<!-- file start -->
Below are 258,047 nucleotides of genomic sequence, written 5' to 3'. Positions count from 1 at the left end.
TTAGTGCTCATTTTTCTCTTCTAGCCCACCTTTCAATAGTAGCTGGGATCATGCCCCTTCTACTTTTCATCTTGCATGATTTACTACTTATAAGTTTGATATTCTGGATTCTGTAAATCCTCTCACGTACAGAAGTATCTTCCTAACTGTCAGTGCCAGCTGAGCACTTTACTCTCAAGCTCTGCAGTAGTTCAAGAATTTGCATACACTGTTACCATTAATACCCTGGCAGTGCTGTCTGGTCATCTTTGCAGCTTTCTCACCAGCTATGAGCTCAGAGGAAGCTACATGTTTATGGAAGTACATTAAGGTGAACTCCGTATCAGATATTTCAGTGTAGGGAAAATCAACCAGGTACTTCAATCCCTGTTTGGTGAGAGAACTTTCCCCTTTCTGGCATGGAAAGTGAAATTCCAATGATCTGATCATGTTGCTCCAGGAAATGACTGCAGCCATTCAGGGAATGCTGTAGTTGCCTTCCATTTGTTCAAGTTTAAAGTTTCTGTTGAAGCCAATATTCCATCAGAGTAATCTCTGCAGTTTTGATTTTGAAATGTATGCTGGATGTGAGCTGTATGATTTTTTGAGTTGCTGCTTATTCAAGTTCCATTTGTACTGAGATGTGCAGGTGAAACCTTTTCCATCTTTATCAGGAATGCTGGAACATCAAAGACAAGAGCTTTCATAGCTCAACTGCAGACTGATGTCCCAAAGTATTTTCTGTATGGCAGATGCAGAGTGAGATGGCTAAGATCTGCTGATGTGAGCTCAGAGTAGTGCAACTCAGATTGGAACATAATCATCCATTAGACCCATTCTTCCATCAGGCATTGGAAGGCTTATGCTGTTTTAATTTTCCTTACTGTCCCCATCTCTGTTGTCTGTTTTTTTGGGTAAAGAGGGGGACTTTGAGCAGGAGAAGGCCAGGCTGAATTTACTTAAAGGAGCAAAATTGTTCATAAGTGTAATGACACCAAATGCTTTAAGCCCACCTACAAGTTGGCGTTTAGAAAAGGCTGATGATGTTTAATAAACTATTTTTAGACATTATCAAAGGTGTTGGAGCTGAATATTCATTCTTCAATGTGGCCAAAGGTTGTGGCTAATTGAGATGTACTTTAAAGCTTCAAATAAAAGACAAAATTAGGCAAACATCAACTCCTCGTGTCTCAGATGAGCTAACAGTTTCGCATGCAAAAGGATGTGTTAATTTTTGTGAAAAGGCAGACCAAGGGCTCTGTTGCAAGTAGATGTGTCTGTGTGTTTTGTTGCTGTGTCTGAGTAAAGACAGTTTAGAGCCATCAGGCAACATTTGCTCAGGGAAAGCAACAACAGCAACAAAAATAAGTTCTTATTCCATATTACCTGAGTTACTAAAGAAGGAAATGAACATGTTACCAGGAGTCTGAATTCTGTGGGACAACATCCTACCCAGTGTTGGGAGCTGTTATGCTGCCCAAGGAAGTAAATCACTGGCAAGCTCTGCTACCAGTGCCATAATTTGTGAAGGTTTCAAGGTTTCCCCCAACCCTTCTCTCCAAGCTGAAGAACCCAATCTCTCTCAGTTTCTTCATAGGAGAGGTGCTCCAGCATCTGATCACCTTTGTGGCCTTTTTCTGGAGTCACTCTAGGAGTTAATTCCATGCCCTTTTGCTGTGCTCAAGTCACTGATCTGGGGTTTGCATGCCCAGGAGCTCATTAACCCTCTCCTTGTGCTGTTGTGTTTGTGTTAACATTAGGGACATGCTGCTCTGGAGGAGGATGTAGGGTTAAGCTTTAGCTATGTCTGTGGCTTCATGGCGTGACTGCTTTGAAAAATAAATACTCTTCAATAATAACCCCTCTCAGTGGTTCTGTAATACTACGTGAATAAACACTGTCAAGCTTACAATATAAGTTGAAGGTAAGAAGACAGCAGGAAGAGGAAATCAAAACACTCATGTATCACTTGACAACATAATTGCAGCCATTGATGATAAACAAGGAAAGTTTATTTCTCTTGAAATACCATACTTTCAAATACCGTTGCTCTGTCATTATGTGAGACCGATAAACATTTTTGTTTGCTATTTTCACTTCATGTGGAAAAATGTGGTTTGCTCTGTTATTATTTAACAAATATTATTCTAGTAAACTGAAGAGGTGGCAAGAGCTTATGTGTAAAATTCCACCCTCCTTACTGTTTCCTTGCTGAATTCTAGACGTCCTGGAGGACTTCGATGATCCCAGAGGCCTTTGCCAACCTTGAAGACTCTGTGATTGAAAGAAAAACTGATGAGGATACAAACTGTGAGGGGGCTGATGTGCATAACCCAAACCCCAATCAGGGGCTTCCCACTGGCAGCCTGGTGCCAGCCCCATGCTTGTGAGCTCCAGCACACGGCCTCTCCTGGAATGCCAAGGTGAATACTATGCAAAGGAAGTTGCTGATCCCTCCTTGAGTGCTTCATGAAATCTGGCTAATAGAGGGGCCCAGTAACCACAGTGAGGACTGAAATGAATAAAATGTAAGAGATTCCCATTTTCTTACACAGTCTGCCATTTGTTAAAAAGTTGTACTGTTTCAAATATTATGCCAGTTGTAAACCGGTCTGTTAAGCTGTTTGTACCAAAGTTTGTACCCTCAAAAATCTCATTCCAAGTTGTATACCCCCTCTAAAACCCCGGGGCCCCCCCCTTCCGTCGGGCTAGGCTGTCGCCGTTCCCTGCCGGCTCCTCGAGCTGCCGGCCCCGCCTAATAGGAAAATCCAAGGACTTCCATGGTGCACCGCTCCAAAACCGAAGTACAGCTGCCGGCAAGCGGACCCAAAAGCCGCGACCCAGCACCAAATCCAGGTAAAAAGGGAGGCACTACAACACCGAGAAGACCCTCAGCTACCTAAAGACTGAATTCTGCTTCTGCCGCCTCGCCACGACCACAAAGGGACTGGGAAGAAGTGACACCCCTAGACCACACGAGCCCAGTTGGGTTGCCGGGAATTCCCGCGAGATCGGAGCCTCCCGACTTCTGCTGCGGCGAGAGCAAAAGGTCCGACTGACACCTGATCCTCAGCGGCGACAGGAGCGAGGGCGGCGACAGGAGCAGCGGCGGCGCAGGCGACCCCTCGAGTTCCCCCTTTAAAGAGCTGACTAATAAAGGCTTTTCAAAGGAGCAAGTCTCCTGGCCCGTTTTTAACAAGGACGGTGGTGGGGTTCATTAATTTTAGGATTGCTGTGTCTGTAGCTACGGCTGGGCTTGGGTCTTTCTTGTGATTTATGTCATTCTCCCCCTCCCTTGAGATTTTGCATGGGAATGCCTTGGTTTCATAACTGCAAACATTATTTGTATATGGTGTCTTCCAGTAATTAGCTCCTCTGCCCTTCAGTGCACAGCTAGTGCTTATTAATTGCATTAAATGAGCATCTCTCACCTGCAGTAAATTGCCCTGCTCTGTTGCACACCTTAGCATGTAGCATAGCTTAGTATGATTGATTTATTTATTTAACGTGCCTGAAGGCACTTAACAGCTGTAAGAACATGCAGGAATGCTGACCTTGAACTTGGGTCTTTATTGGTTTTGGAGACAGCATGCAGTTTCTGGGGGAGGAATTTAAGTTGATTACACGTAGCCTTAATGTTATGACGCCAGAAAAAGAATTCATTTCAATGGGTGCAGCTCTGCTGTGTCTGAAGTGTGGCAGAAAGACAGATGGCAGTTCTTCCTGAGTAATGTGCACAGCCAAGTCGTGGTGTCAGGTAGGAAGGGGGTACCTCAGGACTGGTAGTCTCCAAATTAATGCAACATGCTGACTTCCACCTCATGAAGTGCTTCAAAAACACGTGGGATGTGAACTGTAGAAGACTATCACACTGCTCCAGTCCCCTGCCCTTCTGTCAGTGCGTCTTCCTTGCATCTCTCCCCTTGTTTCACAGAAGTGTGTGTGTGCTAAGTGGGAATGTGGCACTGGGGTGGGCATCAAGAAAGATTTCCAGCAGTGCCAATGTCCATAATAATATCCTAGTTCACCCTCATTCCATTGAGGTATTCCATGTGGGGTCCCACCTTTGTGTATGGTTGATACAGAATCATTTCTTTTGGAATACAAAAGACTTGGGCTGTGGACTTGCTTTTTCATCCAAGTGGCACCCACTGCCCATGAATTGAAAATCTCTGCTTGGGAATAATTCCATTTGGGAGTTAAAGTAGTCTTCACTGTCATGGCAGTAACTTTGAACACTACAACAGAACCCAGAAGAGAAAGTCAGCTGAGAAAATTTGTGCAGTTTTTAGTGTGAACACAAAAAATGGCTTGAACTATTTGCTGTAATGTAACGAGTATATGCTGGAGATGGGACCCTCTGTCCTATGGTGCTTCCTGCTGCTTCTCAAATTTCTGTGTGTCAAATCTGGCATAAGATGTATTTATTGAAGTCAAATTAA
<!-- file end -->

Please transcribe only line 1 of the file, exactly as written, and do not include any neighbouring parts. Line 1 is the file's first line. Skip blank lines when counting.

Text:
Below are 258,047 nucleotides of genomic sequence, written 5' to 3'. Positions count from 1 at the left end.